Geilston Garden/ National Trust/ Argyll and Bute

Geilston Garden

Last Saturday we had to go to an old friend’s memorial service in Dumbarton. It’s a two hour drive from where we live now so after the service we decided to make the most of being over in my beloved west of Scotland and go to take a look at nearby Geilston Garden which is near Cardross, Argyll and Bute. It’s one of those places that we never got around to visiting in all the years that we lived nearby. It’s owned by The National Trust, but it’s just the gardens they own, there’s no house to go around. Despite the fact that it was October there’s still a decent amount of colour around as you can see.

Geilston Garden
That large leaf in the photo above is a Rodgersia I’m sure, I just planted one in my own garden a few weeks ago and I hope it’s a smaller version of that one.

Geilston Garden

I took the photo below of what is a mystery shrub to me, meaning to try to identify it using my RHS plant book. I haven’t got around to doing that yet though. It’s a very nice plant anyway and I’d like to track one down.

Geilston Garden

I love the shape of the conifer below, I have no idea exactly what this tree is though. I loved Geilston and my only gripe is that I couldn’t find many plant labels there, I like to note names down if I don’t know what they are.

Geilston Garden

There are a fair number of Acers at Geilston, mind you I think that you can never have too many of them. The colours are always gorgeous although best in the autumn of course, but they even look great in the winter when it’s their naked shapes which are beautiful.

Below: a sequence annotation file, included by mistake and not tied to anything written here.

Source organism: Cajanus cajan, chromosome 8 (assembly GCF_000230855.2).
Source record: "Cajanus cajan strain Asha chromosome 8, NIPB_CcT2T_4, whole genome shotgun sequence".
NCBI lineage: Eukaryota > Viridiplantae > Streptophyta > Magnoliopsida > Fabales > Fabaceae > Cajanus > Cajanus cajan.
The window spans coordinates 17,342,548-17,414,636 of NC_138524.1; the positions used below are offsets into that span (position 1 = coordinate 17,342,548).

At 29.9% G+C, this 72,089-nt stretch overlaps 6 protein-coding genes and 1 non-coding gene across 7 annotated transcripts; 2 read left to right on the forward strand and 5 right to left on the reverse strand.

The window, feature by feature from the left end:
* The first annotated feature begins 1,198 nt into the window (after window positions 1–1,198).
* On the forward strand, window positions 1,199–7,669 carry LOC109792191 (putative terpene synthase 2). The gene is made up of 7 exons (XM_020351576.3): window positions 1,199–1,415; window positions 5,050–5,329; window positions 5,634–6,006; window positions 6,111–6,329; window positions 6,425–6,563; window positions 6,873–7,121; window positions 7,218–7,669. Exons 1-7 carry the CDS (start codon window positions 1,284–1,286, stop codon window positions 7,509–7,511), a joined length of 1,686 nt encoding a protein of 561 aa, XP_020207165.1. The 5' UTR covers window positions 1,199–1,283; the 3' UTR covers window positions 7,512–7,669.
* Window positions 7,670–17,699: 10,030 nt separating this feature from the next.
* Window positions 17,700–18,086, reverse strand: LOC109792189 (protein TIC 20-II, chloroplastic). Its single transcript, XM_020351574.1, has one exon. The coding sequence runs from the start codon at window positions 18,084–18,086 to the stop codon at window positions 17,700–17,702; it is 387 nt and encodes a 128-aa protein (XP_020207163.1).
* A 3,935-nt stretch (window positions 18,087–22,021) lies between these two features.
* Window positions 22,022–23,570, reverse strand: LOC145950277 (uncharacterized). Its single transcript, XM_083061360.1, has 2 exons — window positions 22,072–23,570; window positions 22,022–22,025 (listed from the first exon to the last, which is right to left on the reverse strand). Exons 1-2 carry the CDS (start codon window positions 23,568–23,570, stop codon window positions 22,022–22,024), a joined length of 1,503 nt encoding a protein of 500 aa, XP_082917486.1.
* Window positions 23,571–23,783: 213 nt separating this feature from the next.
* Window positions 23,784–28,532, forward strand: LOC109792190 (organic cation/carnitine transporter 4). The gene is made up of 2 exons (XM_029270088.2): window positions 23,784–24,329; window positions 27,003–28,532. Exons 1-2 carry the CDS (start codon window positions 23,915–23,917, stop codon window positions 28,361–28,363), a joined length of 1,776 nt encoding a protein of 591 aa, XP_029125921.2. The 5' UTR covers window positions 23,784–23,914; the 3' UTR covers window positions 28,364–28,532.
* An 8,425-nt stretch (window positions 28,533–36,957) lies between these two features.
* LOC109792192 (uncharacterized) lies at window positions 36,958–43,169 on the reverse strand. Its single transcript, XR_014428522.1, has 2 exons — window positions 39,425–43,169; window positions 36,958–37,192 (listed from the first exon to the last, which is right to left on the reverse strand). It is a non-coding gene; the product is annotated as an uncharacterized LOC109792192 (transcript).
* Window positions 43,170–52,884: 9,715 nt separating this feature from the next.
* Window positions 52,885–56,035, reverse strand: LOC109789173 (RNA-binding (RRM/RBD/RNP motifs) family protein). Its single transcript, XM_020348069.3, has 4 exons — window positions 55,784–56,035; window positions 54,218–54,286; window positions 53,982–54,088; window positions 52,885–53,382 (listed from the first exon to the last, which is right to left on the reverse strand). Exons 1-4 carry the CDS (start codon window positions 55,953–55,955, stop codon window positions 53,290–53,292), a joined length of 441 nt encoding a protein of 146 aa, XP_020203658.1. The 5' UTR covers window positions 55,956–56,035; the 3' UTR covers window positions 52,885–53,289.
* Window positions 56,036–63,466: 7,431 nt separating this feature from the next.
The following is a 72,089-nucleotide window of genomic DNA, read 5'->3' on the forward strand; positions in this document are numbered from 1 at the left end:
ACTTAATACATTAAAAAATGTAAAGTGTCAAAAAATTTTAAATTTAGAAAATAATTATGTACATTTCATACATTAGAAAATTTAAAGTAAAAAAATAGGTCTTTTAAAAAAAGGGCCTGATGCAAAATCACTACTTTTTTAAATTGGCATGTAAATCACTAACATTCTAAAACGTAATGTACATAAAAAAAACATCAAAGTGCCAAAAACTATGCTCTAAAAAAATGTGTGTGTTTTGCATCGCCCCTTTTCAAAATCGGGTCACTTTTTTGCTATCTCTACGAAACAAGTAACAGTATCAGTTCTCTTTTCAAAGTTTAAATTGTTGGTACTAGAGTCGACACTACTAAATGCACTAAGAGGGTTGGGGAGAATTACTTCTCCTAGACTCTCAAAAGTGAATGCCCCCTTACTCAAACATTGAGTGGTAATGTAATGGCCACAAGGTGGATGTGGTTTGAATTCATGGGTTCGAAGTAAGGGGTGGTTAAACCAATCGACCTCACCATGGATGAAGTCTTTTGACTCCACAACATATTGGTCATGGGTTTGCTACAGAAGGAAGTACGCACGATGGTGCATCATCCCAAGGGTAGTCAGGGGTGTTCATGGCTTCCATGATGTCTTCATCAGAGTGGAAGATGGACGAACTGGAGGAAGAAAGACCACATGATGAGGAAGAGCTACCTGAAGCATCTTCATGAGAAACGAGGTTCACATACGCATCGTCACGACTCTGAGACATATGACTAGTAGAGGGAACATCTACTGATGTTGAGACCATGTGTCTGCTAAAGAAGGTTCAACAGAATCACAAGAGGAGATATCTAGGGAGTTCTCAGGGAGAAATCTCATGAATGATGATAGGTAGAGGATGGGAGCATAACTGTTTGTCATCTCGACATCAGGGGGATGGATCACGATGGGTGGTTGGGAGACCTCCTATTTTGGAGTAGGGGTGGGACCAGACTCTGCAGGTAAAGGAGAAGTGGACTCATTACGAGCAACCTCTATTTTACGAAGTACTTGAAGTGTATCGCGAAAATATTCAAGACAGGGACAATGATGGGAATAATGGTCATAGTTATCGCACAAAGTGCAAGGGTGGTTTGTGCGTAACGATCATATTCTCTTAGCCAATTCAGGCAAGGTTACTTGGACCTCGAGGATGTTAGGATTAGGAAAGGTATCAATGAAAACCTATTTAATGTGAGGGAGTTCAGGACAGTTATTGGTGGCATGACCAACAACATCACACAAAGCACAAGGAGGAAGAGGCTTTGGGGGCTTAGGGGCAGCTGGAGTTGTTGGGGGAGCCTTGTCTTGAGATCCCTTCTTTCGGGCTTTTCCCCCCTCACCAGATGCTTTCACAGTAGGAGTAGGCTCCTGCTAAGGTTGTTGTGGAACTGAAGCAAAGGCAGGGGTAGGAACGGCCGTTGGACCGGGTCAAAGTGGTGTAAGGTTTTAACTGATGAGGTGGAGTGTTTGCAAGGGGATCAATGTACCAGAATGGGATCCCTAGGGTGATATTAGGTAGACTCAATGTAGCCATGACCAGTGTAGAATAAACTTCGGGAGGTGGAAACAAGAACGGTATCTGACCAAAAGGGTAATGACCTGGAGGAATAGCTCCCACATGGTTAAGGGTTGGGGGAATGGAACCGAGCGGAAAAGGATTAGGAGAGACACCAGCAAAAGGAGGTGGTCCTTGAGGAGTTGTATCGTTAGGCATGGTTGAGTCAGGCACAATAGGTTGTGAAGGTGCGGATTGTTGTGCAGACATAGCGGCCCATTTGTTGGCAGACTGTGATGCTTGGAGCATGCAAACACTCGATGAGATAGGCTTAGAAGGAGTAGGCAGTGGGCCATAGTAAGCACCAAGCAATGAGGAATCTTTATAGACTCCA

Geilston Garden

If you happen to be in the neighbourhood of Dumbarton/Cardross/Helensburgh you should definitely make time to visit Geilston Garden. The chap at the entrance was very friendly and there were freshly picked vegetables and flowers for sale which were very tasty.

You can see lots more images of Geilston Garden at various different times of the year here.

8 thoughts on “Geilston Garden/ National Trust/ Argyll and Bute

  1. I wonder if the large-leafed plant is a Gunnera?
    The attractive conifer tree may be a Wellingtonia, and I wonder if the shrub with all the berries is some kind of Barberry?
    It looks like a very pretty autumn garden and it’s nice that you were able to see it despite your solemn reason for being in the area.

    • Valerie,
      It could well be a Gunnera although the ones I’ve seen at Edinburgh Botanics are much bigger, towering above me. The mystery bush definitely isn’t a Berberis, not like one I’ve ever grown anyway and it had no thorns. I think I’ll go back in the summer and see how it looks then as I can’t see anything like it anywhere. I can ask someone if there are gardeners around then. I think you’re probably right about it being a Wellingtonia, I thought it might be, I’ve seen one at a nearby mansion house in Fife.

    • Joan,
      I thought they looked like Verbena – couldn’t remember the bonariensis, although these ones are much taller than the one I have in the garden, I hope it bulks up as there was just one flower plume this year.

    • Kim,
      Thanks for taking time to comment. I’m not sure about that bear berry unless there is a purple berried version as the photos I looked at seemed to be definitely red berried. Wellingtonia is the name which was given to giant redwoods when they were introduced to the UK, in memory of the Duke of Wellington who had just died.

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